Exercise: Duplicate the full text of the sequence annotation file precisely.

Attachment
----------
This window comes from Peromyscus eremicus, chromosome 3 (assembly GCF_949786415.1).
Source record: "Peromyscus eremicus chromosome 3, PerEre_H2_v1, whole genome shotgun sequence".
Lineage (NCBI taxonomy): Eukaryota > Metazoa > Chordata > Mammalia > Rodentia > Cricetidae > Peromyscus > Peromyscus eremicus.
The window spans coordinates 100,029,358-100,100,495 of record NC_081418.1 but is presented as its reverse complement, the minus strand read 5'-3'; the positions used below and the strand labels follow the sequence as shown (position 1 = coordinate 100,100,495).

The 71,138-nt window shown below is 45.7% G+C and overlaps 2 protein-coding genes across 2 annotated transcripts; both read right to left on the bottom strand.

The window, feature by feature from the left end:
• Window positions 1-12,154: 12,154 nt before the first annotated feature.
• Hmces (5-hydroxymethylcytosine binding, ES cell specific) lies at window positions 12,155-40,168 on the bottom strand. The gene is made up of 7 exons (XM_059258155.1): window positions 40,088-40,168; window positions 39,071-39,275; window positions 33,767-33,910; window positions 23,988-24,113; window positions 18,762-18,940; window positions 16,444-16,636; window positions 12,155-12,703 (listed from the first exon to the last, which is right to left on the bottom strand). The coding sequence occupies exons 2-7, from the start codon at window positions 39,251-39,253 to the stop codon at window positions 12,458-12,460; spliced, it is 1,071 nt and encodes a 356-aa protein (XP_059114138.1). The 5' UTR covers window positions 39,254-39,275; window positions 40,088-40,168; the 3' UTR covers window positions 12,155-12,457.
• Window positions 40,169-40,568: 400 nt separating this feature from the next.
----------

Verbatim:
This window comes from Peromyscus eremicus, chromosome 3 (assembly GCF_949786415.1).
Source record: "Peromyscus eremicus chromosome 3, PerEre_H2_v1, whole genome shotgun sequence".
Lineage (NCBI taxonomy): Eukaryota > Metazoa > Chordata > Mammalia > Rodentia > Cricetidae > Peromyscus > Peromyscus eremicus.
The window spans coordinates 100,029,358-100,100,495 of record NC_081418.1 but is presented as its reverse complement, the minus strand read 5'-3'; the positions used below and the strand labels follow the sequence as shown (position 1 = coordinate 100,100,495).

The 71,138-nt window shown below is 45.7% G+C and overlaps 2 protein-coding genes across 2 annotated transcripts; both read right to left on the bottom strand.

The window, feature by feature from the left end:
• Window positions 1-12,154: 12,154 nt before the first annotated feature.
• Hmces (5-hydroxymethylcytosine binding, ES cell specific) lies at window positions 12,155-40,168 on the bottom strand. The gene is made up of 7 exons (XM_059258155.1): window positions 40,088-40,168; window positions 39,071-39,275; window positions 33,767-33,910; window positions 23,988-24,113; window positions 18,762-18,940; window positions 16,444-16,636; window positions 12,155-12,703 (listed from the first exon to the last, which is right to left on the bottom strand). The coding sequence occupies exons 2-7, from the start codon at window positions 39,251-39,253 to the stop codon at window positions 12,458-12,460; spliced, it is 1,071 nt and encodes a 356-aa protein (XP_059114138.1). The 5' UTR covers window positions 39,254-39,275; window positions 40,088-40,168; the 3' UTR covers window positions 12,155-12,457.
• Window positions 40,169-40,568: 400 nt separating this feature from the next.